Adding insult to the injury of the ridiculous farce of democracy that the battle for succession represented was the charade of formal institutional politics in Parliament. In 2006, the alliance of disparate socialist, nationalist, and Islamist opposition parties, dubbed the Joint Meeting Party (JMP), had forged a working political front that presented the Salih regime with a real electoral challenge. For the first time in Yemeni history the elections were real in the sense that the outcome was not clear; there was a palpable sense that the opposition could win. In the end the opposition did not win the presidential elections, but their campaign garnered real credibility. After the elections, though, the opposition parties went dormant, just when the north and the south were racked by conflict. The rebellions of the Huthi and the Hirak made the formal opposition appear completely irrelevant to the burning issues of the Yemeni street.
The political parlor games of the formal opposition included the February 2009 agreement in which they approved the postponement of parliamentary elections while procedural issues were addressed in the election committee and the voter rolls. After protests began in Yemen in solidarity with the Egyptians and the Tunisians, Salih went before Parliament on February 3, 2011 and promised that neither he nor his son Ahmed would run for the presidency in the scheduled 2013 presidential elections. He also proposed that an interim government led by the opposition be put into place to prepare for the elections in fulfillment of apparent promises in the February 2009 agreement. This was partially a move to stave off the kind of movement that had overthrown the Tunisian regime and was on its way to derailing Mubarak’s Egypt, but it was also an admission of defeat in the five year struggle to guarantee Ahmed’s succession to the presidency.
The Yemeni opposition accepted this deal, but activists in the street rejected it. From the perspective of opposition political parties, Salih recognized that he had lost his long-sought dream to install his son in the presidency and Salih appeared willing to allow the opposition to lead a new interim government. The street, however, saw the JMP’s position as cowardly; it gave Salih breathing room. They saw the president as weak, they smelled blood, and they saw the Yemeni opposition parties once again playing into the President’s hand. His offer left him in power for two more years to play more games. The street demanded the immediate resignation of the President and all of his family from the government. No more parlor games, the street demanded. The street activists’ maximal demands were very popular and the demonstrations grew rapidly. The formal opposition parties were left to sheepishly backtrack on their agreement with the President. Now the street was driving the political agenda, and the opposition parties were scrambling to catch up and they have yet to do so. They appear in public to be a bit clueless, not having much of a plan or initiative. In truth they are not clueless, but they are hamstrung by the great diversity of political trends within their coalition that slows their ability to react. As events have unfolded, the division between the formal political parties and the street has blurred. There is a lot of back and forth between them with overlapping personnel and open lines of communication. This raises the question of who is in the street and what do they represent?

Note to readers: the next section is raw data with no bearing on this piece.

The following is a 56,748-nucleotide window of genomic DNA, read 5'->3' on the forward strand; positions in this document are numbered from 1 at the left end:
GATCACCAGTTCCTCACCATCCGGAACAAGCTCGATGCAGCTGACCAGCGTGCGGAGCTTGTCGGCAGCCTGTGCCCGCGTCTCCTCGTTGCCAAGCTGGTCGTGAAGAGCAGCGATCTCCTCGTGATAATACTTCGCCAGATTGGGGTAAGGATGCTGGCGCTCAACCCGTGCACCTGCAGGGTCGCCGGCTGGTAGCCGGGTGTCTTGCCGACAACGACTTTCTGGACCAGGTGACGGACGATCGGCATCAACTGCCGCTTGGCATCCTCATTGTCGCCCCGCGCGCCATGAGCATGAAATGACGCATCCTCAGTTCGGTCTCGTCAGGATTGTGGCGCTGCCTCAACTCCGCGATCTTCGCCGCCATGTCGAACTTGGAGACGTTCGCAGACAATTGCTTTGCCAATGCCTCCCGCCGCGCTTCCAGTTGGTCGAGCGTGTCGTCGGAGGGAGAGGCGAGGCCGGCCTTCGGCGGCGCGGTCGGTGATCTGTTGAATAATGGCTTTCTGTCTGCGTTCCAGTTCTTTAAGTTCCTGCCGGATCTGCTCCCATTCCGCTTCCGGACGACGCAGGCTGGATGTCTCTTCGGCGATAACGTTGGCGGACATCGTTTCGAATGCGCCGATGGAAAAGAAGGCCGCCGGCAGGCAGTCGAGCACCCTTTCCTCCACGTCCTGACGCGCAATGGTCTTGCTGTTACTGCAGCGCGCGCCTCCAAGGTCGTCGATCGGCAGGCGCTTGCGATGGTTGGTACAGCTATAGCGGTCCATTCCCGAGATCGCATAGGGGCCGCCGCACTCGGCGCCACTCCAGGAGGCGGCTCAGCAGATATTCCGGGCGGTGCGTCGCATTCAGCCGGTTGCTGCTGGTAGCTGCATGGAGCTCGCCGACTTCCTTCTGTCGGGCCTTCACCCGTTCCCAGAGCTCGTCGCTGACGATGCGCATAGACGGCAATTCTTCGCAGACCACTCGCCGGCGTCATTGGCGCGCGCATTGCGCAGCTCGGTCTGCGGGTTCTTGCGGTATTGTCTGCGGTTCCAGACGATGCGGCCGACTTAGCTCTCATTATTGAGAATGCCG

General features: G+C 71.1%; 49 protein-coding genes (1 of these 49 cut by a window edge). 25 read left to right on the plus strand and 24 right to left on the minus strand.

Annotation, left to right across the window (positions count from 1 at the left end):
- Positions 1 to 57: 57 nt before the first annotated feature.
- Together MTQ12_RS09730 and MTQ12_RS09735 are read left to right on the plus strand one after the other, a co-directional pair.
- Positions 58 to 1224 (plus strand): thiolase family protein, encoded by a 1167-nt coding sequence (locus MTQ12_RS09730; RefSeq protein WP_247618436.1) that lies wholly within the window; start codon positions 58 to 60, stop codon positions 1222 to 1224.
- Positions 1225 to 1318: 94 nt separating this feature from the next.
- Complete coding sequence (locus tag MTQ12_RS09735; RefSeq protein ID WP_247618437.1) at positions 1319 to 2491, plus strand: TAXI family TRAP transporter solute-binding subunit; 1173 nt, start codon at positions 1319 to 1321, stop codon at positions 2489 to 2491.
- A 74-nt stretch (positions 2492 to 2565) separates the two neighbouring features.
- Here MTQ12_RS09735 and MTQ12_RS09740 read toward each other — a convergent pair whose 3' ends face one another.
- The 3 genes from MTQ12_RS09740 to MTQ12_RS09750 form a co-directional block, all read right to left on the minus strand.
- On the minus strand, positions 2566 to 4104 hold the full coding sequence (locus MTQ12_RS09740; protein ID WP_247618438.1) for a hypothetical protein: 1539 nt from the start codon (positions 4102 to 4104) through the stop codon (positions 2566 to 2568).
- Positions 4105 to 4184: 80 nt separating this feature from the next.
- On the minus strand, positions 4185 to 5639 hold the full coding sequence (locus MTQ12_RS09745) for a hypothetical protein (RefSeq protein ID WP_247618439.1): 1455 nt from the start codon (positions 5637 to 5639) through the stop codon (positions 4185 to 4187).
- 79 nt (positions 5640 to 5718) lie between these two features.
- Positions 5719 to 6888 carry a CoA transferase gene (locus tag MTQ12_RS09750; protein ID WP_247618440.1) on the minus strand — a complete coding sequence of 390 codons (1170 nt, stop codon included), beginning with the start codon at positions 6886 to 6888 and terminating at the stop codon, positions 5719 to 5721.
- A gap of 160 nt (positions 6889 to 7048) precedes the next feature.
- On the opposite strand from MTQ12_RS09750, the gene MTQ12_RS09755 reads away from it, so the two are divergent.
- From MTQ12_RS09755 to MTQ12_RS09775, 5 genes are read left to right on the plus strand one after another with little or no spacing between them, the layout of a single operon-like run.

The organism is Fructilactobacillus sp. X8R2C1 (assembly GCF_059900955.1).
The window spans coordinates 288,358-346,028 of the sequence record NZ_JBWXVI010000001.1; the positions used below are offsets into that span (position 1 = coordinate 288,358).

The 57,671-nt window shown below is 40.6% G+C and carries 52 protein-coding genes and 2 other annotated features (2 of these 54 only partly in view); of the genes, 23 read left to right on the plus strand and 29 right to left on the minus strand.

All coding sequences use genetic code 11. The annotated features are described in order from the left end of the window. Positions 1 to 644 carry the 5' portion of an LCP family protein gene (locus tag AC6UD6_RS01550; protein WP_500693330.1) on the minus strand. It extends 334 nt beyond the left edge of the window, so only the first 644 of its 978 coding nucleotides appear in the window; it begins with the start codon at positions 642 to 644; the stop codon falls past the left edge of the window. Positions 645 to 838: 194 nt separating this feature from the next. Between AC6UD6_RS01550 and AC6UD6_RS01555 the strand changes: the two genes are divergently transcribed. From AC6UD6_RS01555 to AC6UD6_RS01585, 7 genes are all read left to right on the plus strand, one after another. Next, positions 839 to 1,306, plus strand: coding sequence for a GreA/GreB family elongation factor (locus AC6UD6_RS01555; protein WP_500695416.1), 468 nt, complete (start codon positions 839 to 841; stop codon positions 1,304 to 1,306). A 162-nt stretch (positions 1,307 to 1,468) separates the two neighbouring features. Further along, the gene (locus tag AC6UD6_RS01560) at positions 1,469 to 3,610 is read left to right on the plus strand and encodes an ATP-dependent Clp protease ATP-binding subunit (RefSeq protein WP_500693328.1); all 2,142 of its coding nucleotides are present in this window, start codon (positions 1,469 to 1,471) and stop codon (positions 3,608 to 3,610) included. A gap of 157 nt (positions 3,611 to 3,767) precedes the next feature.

This is an unresolved but critical issue in understanding events in Yemen. The formal opposition parties, the JMP, do not run the street. It began with university students. “Change Square” in Yemen is a traffic circle in front of the new university on Sixty Street, and this is “ground zero” for the street movement. But university students are not independent of Yemeni society and politics and many of the “street” activists were party activists from the main opposition parties. Tawakkul Karman is an example. She has come to symbolize the street with her relentless campaign against Salih. But she is also a party activist of a major opposition group, Islah. So Salih alleges that the street is actually a creation of the opposition parties, and in fact, a creation of his main elite rivals, the al-Ahmar sons, through their leadership of the Islah party. This is why Salih claims that what is happening in Yemen is not a popular revolt against a repressive government but an elite coup against a constitutional system. And many observers do agree that the Islah party has a dominant presence on the street.